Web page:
Thursday, April 10, 2008

Looking Forward

**Invisible hand moving up, now that the topic has matured to relevance. Click here for fall course list. (HT to Matt, who found the list.)**


A helpful little bird shares via email that the registrar's office will make the fall 2008 class schedule available online this Friday, April 11.

I realize we do not yet know the details of the fall schedule, but because Tele-bears Phase I appointments are looming (mine, for example, is Monday the 25th*), it might be helpful to open a classes/professor/schedule thread now.

This 1L is considering Tax, Civ Pro II, Professional Responsibility, and something that satisfies that mysterious writing requirement.

For my part, I am enjoying Structural Issues with JY, and ALR with BB.  It is useful in the same vein as LRW.


*Correction -- Phase I Opens Monday. Like last semester, my actual position appears to be at the back of the line. Which relieves the burden of urgent decision making, at least for me -- like last semester I'll sign up for everything and wait to see which wait-lists I survive. 8:30 AM, here I come.

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The Dean O Bomb

Wow. Speechless.

Dean O has announced that this will be her last year at Boalt. Beginning next year she will be the new Assistant Dean of Students Services and Director of Admissions at the brand-new law school at UC Irvine.

Full email posted in the comments.


Wednesday, April 09, 2008

Play! Win!

Announcing Nuts & Boalt’s first-ever “Try to Write a Worse Sentence Than Chancellor Birgeneau” Contest! Everyone can play. No skill required. In fact, it’s actively discouraged.

Here’s what we’re trying to top—a sentence from his recent email to the entire UC community about…well, I’m not sure what it’s about. Something about the diverse attainment of diverse diversity:

A five to 10-year initiative for progress on diversity, equity, and inclusion campus-wide has begun with the launch of a strategic planning phase to set specific goals, objectives and resources. This initiative…will focus on creating the sustainable, institutional change necessary to embrace the core values and practices of our University encouraged by the Regents in the UC Statement on Diversity.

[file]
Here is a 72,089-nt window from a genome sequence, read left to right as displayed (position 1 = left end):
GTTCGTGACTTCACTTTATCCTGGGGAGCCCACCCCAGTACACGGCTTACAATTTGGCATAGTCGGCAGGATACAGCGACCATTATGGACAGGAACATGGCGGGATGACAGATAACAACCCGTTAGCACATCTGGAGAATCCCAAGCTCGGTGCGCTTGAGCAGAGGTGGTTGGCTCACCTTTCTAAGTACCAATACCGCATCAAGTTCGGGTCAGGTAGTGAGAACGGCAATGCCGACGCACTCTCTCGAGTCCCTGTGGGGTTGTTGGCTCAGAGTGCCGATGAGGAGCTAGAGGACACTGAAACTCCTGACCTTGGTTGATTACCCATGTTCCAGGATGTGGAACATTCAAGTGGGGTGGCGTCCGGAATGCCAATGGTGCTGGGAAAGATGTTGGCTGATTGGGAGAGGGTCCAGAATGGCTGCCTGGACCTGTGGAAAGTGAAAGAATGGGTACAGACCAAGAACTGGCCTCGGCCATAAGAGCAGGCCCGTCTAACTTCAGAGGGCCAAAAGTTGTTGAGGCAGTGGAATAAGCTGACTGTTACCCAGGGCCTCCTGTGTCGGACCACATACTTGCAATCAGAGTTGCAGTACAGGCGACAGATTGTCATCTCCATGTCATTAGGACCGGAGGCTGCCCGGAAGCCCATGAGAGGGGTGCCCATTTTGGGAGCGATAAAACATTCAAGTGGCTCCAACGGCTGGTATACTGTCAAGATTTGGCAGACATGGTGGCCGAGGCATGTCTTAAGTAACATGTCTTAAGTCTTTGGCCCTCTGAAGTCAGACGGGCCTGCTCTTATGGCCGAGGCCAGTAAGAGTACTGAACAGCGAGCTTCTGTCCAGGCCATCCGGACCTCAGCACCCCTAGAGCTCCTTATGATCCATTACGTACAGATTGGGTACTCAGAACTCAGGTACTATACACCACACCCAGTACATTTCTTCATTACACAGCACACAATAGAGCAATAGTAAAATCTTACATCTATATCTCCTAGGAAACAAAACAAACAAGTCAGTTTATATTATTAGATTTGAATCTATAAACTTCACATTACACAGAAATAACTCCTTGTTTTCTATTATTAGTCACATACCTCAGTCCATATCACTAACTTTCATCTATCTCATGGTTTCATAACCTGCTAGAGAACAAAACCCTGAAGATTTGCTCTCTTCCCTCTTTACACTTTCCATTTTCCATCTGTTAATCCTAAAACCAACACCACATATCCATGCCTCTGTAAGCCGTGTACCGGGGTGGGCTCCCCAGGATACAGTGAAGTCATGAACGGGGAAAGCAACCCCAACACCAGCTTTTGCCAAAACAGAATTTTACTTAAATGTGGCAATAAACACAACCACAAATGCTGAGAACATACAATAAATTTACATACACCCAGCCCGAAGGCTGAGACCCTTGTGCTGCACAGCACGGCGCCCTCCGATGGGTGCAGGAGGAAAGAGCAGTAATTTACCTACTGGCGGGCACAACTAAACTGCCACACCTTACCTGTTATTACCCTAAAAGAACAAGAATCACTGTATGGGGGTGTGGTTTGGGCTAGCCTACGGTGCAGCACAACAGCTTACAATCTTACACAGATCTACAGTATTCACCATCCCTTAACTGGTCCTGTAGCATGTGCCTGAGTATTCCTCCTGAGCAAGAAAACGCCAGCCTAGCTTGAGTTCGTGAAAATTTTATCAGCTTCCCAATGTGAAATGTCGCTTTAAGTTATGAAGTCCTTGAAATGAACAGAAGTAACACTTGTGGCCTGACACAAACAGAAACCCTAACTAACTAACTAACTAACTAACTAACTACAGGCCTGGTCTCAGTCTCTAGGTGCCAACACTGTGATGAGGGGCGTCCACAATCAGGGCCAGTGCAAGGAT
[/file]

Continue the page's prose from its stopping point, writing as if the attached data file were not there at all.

The full email, in all its discordant and tortured glory, is reprinted in the comments for those alums fortunate enough to no longer receive administration communication.

The entire email is a sort of Office Space-meets-the-Federal- Register type of rhetorical disaster. I half-expected to see an accompanying award for Achievement in the Field of Excellence. I mean, what the fuck is this thing actually about? I have no clue. And that's after spending 5 minutes of my life investigating that I now desperately wish I had back.

In formulating your own entry for worst possible sentence (from a UC administrator), I encourage you to draw upon personal encounters with terrible, terrible writing—such as sitting in LRW, reading USA Today, or perusing a Souter opinion.

Here’s my entry:

The core focus of the program’s core will be promoting inclusion, discouraging exclusion, and achieving the goals set by the objectives.

There’s actually a great deal to say about the Chancellor’s email—about the gratuitous bureaucratese that paralyzes public institutions; about ‘diversity’ as the mindless panacea for all educational ills; about the totemic figurehead role played by University presidents these days; about the expenditure of taxpayer money on useless and overlapping administrators; about the decline of writing and rhetoric instruction; about the reification of feelings over knowledge as the purpose of higher education—but, honestly, that’s all pretty much said by the Chancellor's sentence itself.

PS – Dean Edley’s wonderfully styled, detailed, and slightly subversive emails—one of which is reprinted in the thread below (I mean, come on, it’s got a joke about commodities prices in the third sentence—how cool is that?)—seem to be the exception that proves the rule.

Building Renovations Update - Open Thread

DE sent an email (which I have copied into the comments of this post) regarding building renovation plans.

Your thoughts...


Tuesday, April 08, 2008

It is all about the fighting...or negotiating.